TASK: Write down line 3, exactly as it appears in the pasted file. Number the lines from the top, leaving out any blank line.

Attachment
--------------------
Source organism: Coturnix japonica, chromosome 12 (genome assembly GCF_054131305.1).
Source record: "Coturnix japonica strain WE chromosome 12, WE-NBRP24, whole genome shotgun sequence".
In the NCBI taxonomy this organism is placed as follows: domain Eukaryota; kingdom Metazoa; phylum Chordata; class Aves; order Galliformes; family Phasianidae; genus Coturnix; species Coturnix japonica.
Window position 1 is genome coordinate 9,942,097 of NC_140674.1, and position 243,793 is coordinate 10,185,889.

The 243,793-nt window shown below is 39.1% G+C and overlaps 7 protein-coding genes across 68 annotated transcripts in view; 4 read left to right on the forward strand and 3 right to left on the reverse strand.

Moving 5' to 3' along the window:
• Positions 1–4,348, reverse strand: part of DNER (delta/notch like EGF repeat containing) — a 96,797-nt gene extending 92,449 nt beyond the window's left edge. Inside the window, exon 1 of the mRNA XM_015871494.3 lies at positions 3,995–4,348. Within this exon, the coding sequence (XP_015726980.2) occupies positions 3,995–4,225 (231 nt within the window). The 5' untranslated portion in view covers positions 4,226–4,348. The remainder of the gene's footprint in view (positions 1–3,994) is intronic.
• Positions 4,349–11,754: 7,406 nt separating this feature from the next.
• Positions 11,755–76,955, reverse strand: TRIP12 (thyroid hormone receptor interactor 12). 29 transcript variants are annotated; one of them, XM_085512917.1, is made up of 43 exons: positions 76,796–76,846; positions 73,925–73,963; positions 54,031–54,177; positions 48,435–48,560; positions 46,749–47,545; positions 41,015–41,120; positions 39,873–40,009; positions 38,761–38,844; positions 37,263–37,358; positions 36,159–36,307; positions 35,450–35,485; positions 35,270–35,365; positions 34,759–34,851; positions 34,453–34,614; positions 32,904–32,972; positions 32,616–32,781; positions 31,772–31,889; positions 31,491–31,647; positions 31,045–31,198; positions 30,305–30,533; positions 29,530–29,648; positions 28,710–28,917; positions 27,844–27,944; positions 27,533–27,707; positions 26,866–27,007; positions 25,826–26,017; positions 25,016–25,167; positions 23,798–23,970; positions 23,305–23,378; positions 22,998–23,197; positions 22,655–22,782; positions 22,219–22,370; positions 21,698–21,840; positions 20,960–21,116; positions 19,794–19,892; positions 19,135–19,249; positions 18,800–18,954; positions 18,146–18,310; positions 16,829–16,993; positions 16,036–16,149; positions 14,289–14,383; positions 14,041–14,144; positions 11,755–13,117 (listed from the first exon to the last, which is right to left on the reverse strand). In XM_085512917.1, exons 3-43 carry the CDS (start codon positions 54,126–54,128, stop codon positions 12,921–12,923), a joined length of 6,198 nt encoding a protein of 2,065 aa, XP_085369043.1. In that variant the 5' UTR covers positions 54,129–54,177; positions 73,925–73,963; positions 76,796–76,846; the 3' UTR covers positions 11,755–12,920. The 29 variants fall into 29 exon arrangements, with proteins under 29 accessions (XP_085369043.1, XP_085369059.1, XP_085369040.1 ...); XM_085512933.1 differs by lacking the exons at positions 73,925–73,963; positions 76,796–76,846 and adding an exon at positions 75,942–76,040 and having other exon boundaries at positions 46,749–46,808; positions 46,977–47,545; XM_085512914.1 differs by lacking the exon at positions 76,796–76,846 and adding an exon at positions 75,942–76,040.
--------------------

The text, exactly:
In the NCBI taxonomy this organism is placed as follows: domain Eukaryota; kingdom Metazoa; phylum Chordata; class Aves; order Galliformes; family Phasianidae; genus Coturnix; species Coturnix japonica.